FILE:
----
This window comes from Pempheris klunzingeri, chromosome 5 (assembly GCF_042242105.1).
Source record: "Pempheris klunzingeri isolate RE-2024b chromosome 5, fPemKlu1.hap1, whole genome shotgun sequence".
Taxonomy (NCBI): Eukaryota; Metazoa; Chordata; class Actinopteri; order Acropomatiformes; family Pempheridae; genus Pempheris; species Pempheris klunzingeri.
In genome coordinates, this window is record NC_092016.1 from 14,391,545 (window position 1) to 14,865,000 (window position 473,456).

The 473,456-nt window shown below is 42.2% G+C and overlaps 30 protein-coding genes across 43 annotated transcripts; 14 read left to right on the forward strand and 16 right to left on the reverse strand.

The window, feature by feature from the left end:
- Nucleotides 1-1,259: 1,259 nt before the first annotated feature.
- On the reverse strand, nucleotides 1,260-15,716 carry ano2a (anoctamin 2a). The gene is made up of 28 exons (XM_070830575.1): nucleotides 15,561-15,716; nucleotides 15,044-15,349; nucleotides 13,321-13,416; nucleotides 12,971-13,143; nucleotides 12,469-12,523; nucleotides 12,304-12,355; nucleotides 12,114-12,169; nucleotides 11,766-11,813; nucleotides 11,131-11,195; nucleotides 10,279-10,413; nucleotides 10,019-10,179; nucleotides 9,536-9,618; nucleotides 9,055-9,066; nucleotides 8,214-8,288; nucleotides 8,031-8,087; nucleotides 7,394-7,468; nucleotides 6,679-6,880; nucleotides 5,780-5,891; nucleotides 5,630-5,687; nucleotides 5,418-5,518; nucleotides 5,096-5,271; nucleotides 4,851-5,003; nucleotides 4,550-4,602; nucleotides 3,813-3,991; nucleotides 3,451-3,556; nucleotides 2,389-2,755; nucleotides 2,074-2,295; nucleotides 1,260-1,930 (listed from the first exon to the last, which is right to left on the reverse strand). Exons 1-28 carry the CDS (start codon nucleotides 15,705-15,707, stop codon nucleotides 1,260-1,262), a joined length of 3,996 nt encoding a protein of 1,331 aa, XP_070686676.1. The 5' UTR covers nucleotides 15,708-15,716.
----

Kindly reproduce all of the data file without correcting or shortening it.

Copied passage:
This window comes from Pempheris klunzingeri, chromosome 5 (assembly GCF_042242105.1).
Source record: "Pempheris klunzingeri isolate RE-2024b chromosome 5, fPemKlu1.hap1, whole genome shotgun sequence".
Taxonomy (NCBI): Eukaryota; Metazoa; Chordata; class Actinopteri; order Acropomatiformes; family Pempheridae; genus Pempheris; species Pempheris klunzingeri.
In genome coordinates, this window is record NC_092016.1 from 14,391,545 (window position 1) to 14,865,000 (window position 473,456).

The 473,456-nt window shown below is 42.2% G+C and overlaps 30 protein-coding genes across 43 annotated transcripts; 14 read left to right on the forward strand and 16 right to left on the reverse strand.

The window, feature by feature from the left end:
- Nucleotides 1-1,259: 1,259 nt before the first annotated feature.
- On the reverse strand, nucleotides 1,260-15,716 carry ano2a (anoctamin 2a). The gene is made up of 28 exons (XM_070830575.1): nucleotides 15,561-15,716; nucleotides 15,044-15,349; nucleotides 13,321-13,416; nucleotides 12,971-13,143; nucleotides 12,469-12,523; nucleotides 12,304-12,355; nucleotides 12,114-12,169; nucleotides 11,766-11,813; nucleotides 11,131-11,195; nucleotides 10,279-10,413; nucleotides 10,019-10,179; nucleotides 9,536-9,618; nucleotides 9,055-9,066; nucleotides 8,214-8,288; nucleotides 8,031-8,087; nucleotides 7,394-7,468; nucleotides 6,679-6,880; nucleotides 5,780-5,891; nucleotides 5,630-5,687; nucleotides 5,418-5,518; nucleotides 5,096-5,271; nucleotides 4,851-5,003; nucleotides 4,550-4,602; nucleotides 3,813-3,991; nucleotides 3,451-3,556; nucleotides 2,389-2,755; nucleotides 2,074-2,295; nucleotides 1,260-1,930 (listed from the first exon to the last, which is right to left on the reverse strand). Exons 1-28 carry the CDS (start codon nucleotides 15,705-15,707, stop codon nucleotides 1,260-1,262), a joined length of 3,996 nt encoding a protein of 1,331 aa, XP_070686676.1. The 5' UTR covers nucleotides 15,708-15,716.